The World Health Organisation estimates there are currently 35.6 million people living with dementia, a number which will double by 2030 and triple by 2050 (WHO, 2012). Dementia has already had a significant impact on society, and this will only increase.

Dementia remains a priority and in 2020 Smart Health Solutions was commissioned to support the public health departments of 2 London boroughs to design and deliver an employee survey exploring awareness of dementia.


The pandemic has naturally had an impact on the number of people diagnosed with dementia, with elderly people seeing fewer people to protect themselves from Covid-19.

(NHS England)

Awareness (1, 2, 3), knowledge (4), and stigma are commonly cited barriers to dementia prevention, treatment, and care in the global health context (1, 5, 6).


To develop and circulate a localised Dementia Awareness Measure (DAM) to measure knowledge among the workforce of dementia prevention strategies, risk factors, early warning signs and symptoms and where to go for advice and support.


A rigorous survey was piloted and the local DAM was open from 20th October 2021 to 10th November 2021.

42  questions in the survey:

12  about dementia awareness(7)

4    for health confidence scoring (8)

25  collecting demographics

1     free text question at the end 


Key Findings

  • 89.4% of respondents knew that dementia is NOT a normal part of ageing.
  • Responders were much more likely to recognise memory and speech than physical-related characteristics and behaviours.
  • Characteristics least likely to be identified were: stroke-like symptoms (64%); becoming obsessive (45%) and visual hallucinations (35%) as potential signs of dementia
  • White and Asian ethnic groups – Women identified more risk factors than men.
  • Black ethnic groups – Men identified more risk factors than women.
  • Low education, hearing loss, ethnicity and being female were least likely to be identified as risk factors for dementia.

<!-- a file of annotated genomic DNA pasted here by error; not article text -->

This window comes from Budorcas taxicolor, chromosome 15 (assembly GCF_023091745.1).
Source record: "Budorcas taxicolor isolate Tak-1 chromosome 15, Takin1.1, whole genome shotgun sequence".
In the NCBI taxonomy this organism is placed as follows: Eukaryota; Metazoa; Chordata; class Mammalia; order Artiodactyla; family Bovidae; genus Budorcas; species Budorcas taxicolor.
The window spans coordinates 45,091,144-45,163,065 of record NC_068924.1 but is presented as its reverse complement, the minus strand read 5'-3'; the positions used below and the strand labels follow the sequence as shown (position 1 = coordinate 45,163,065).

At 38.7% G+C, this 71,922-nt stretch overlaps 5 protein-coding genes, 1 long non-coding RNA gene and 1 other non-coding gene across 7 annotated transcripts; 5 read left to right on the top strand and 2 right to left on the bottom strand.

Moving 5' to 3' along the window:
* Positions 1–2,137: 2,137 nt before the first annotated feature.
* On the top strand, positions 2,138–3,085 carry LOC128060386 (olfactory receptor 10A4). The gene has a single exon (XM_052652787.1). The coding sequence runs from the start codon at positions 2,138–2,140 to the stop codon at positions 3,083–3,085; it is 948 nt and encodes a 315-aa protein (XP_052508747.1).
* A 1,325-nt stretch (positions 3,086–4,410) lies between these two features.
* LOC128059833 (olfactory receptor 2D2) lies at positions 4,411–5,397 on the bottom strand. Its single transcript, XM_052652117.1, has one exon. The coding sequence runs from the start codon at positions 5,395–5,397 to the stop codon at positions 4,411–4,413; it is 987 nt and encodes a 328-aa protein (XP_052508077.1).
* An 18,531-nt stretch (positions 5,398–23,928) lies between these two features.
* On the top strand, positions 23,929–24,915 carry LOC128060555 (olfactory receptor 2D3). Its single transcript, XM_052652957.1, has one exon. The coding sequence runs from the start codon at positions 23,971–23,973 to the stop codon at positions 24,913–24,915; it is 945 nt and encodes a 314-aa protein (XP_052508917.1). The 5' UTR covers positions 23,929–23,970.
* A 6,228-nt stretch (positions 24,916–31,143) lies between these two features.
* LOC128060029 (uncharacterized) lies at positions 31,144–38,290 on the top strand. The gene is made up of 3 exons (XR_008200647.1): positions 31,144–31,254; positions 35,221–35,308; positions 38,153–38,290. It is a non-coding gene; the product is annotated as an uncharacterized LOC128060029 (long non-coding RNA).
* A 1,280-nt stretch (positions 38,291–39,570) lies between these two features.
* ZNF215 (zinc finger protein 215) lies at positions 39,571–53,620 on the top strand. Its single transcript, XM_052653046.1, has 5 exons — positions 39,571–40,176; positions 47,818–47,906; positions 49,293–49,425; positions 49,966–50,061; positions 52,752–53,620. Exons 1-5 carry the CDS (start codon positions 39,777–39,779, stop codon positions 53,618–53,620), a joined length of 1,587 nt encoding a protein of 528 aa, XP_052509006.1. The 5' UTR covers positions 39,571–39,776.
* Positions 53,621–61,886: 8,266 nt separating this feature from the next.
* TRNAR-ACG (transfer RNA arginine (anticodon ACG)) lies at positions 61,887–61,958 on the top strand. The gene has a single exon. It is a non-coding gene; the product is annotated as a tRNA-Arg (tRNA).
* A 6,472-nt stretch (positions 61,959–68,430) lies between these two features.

Develop strategies, communications, awareness-raising and training to:

  1. Address and improve the lack of knowledge that ethnicity and being female are risk factors for dementia (these are significant risk factors)
  2. Improve understanding of dementia risk in Black women
  3. Improve awareness of low education, and hearing loss as risk factors for dementia
  4. Improve knowledge of the physical symptoms of dementia, particularly the stroke-like symptoms, becoming obsessive or having visual hallucinations as potential signs of dementia
  5. Target Asian and White women to not delay seeking help for diagnosis
  6. Target men over 65 years to not delay seeking help for diagnosis


Following the DAM, the boroughs have jointly commissioned bespoke dementia awareness training through Smart Health Solutions, with face to face events, online webinars and videos.

  1. Nitrini R, Barbosa MT, Dozzi Brucki SM, Yassuda MS, Caramelli P. Current trends and challenges on dementia management and research in Latin America. J Glob Health. (2020) 10. doi: 10.7189/jogh.10.010362 
  2. Alladi S, Hachinski V. World dementia: one approach does not fit all. Neurology. (2018) 91:264–70. doi: 10.1212/WNL.0000000000005941 
  3. Cations M, Radisic G, Crotty M, Laver KE. What does the general public understand about prevention and treatment of dementia? A systematic review of population-based surveys. PLoS ONE. (2018) 13:e0196085. doi: 10.1371/journal.pone.0196085 
  4. Cahill S, Pierce M, Werner P, Darley A, Bobersky A, A. systematic review of the public’s knowledge and understanding of Alzheimer’s disease and dementia. Alzheimer Dis Assoc Diso. (2015) 29:255–75. doi: 10.1097/WAD.0000000000000102
  5. Amado DK, Brucki SMD. Knowledge about Alzheimer’s disease in the Brazilian population. Arq Neuropsiquiatr. (2018) 76:775–82. doi: 10.1590/0004-282×20180106
  6. Lawlor B. The local and global imperative to raise public awareness and knowledge about dementia. Arq Neuropsiquiatr. (2018) 76:729–30. doi: 10.1590/0004-282×20180118
  7. Based on Cancer Awareness Measure (CAM)
  8. Health confidence is closely related to concepts such as empowerment, perceived self-efficacy, activation, engagement and health literacy. In addition, it is influenced by the case mix. People with better health tend to report higher confidence.